Women play a clear, acknowledged role in developing economies. According to US politician Hillary Clinton, women are the largest untapped reservoir of talent in the world. Their entrepreneurship is critical to the success of achieving the United Nations’ Sustainable Development Goals. These are intended, inter alia, to end poverty, achieve food security, improve nutrition, and promote sustainable agriculture, gender equality and economic growth.
In every region of the world, more and more women are seeking economic opportunity and self-determination through enterprise creation. It is expected that by 2018, 9,72 million small business-related jobs will be created and female entrepreneurs will contribute more than 50% in this. Statistics of this nature prove that women are becoming more comfortable in assuming leadership positions and creating job opportunities on a large scale.
Women in rural Africa feed 80% of people on the continent. Despite the challenges they face, these farmers continue
to produce food for survival. But they need to go beyond merely surviving. We want to transform their small roadside activities to medium- and large-scale agribusinesses.
According to Martin Wyn Griffith, the CEO of UK-based Small Business Services, a dollar invested in developing women’s enterprises provides a greater return on investment than a dollar invested in developing male-owned enterprises. Women starting up in business tend to provide a more immediate contribution to the economy. Around one in five women come into self-employment from unemployment compared with around one in 15 for men.
The highest regional female total early-stage entrepreneurial activity (a commonly used indicator) can be seen in sub-Saharan Africa, where 27% of the female population on average is engaged in entrepreneurship. Latin America/Caribbean economies show comparatively high levels as well, at 15%.
However, women entrepreneurs face many challenges and perform poorly in Africa. One of the underlying reasons is that they do
not have the same access to, or control of, resources as their male counterparts. The term ‘resources’ refers to physical inputs such as land, capital, livestock, fertilisers and mechanical equipment; human resources such as farm labour; social resources such as education; and institutional resources such as extension services.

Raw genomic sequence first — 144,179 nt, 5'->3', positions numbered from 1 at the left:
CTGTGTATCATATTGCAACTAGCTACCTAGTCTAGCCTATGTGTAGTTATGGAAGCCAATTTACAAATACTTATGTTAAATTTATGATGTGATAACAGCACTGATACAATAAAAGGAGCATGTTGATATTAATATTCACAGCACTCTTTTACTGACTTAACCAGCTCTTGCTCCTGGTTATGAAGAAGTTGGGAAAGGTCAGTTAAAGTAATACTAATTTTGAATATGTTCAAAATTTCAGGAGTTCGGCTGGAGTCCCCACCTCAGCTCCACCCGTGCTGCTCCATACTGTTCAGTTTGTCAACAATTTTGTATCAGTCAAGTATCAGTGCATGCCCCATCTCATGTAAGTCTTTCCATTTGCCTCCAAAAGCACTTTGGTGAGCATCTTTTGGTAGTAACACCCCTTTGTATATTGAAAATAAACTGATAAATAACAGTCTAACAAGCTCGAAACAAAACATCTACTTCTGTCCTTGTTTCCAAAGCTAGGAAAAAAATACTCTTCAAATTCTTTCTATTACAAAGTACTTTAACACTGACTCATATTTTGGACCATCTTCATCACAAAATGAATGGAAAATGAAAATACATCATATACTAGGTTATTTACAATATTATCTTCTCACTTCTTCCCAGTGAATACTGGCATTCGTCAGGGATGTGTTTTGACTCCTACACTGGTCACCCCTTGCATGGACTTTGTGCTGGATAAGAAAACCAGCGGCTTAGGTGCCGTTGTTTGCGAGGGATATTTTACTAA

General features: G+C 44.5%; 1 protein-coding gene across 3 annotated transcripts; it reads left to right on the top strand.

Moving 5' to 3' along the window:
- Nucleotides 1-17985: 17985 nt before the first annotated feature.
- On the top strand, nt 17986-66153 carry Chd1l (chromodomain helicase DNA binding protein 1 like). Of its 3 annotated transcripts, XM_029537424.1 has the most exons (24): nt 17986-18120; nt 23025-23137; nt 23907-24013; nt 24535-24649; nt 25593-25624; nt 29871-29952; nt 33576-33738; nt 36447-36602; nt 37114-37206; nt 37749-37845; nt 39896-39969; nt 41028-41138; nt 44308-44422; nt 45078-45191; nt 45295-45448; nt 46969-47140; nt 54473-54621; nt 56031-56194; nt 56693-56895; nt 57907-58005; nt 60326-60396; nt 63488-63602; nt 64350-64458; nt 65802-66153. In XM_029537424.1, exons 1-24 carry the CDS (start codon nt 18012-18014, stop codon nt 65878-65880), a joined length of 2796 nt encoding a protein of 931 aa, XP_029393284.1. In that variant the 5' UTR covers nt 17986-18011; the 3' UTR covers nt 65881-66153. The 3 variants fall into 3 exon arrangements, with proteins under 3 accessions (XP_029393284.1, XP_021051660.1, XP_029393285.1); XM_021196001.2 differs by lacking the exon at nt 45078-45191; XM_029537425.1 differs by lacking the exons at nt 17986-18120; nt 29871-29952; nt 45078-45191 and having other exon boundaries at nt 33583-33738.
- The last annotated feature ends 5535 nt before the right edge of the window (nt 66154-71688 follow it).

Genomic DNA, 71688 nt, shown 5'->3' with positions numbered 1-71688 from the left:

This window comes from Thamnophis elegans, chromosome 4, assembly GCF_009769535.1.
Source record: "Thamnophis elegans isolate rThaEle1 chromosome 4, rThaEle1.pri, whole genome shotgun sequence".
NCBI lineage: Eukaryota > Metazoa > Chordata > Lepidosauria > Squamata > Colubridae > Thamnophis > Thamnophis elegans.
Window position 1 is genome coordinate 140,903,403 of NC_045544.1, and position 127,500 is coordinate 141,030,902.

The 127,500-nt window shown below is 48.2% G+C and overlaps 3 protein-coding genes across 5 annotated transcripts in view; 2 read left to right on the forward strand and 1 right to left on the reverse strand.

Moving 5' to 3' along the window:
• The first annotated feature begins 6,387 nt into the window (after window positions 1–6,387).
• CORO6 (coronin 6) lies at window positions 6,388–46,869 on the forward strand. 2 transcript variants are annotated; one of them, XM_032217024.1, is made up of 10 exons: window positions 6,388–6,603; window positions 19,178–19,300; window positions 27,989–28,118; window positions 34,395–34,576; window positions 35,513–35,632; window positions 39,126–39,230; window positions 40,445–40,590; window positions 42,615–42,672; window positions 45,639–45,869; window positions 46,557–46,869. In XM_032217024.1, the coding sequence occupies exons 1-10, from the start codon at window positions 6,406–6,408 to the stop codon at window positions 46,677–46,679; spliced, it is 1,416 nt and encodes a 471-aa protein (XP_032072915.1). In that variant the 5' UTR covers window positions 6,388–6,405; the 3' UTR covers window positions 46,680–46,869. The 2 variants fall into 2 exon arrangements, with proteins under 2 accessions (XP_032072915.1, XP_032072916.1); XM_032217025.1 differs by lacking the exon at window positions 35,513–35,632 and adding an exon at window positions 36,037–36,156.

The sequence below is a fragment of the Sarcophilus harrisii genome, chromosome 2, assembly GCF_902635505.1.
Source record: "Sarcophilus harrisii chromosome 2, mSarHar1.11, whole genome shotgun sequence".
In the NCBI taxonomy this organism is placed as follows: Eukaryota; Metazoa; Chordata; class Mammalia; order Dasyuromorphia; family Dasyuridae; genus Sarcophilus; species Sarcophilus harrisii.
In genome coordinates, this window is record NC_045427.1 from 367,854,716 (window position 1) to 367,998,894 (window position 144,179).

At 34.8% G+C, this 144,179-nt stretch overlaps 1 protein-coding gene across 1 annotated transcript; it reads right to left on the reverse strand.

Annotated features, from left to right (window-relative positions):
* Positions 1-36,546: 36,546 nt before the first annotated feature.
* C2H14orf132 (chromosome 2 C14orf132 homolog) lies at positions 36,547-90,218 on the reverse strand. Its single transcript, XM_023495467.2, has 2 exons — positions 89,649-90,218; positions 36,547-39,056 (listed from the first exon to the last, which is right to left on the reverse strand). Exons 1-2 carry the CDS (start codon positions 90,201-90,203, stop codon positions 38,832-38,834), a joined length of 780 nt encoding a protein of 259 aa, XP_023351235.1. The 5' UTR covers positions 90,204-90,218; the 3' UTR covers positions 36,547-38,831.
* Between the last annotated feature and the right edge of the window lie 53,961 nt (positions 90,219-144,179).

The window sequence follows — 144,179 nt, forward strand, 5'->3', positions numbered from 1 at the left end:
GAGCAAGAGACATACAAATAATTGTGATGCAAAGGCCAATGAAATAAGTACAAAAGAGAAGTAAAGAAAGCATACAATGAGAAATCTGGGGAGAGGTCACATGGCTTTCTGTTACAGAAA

Lack of finance is a problem faced by women in less-developed entrepreneurial ecosystems such as in Africa as well as in countries such as the US, which have sophisticated financial systems for entrepreneurship. Financial constraints account for twice the proportion of business discontinuance among women than among men. Women are around 10% more likely than men to see finance as their only barrier to entrepreneurship and they start businesses with around one-third of the level of finance of their male counterparts, in every size and sector of business. Fear of debt is the single largest barrier to women entrepreneurship.
The need to care for the family
One prevalent influence on women’s entrepreneurship is the role they hold in their families. They are often the primary caregivers for children, and sometimes parents. As a result, they need to juggle both family and entrepreneurship, which tends to restrict their ability to grow their businesses.
An issue close to my heart is that of promoting education, vocational training and professional development for women. We need women-friendly skills development and training courses that allow small modules of training to be completed at a time, empowering women to gain skills and grow their businesses while still carrying out domestic tasks and caring for their families.
The culture of business remains predominantly male-dominated and influences the way women think of themselves as entrepreneurs. One of the advantages which male entrepreneurs enjoy includes the long- established, predominantly male networks in business organisations, golf clubs and so on.
The evolution of female networks has powerful significance for women in providing mutual support, encouragement and business contacts. Women can also benefit from mentoring to develop their self-confidence and find sources of finance and assistance.
It is also important for women to participate in political processes. They control 50% of the vote in Africa; this is significant power. Women need to find their voice and use it to effect change because the transformation of the continent will not happen without fully empowering women.
We need strong women’s organisations to act as a unified force, to approach government and articulate a business case for women’s empowerment. Working together, they can compel policymakers to implement enterprise development, supply chain and marketing practices that empower women. It is also easier to access training when it can be delivered to a group.
With the expanding role of women entrepreneurs, there is a need to develop tools to help them improve. These include specialised financial services, micro-finance opportunities and business loans, as well as an online resource centre for those running small- and medium-sized enterprises.
We lose 40% of all the food grown in Africa because we lack the appropriate infrastructure and storage facilities. Africa imports $40 billion (R558 billion) of food every year, so we know there is a market for food. But in the meantime, we waste food that women have put much effort into growing. Actions are needed to change this. It is unacceptable in a time of poverty and hunger.
I see much potential but women need to use their voice to make that change. And politicians won’t be putting policies in place as a favour to women, but because it is the economically correct and financially favourable thing to do. – Robyn Joubert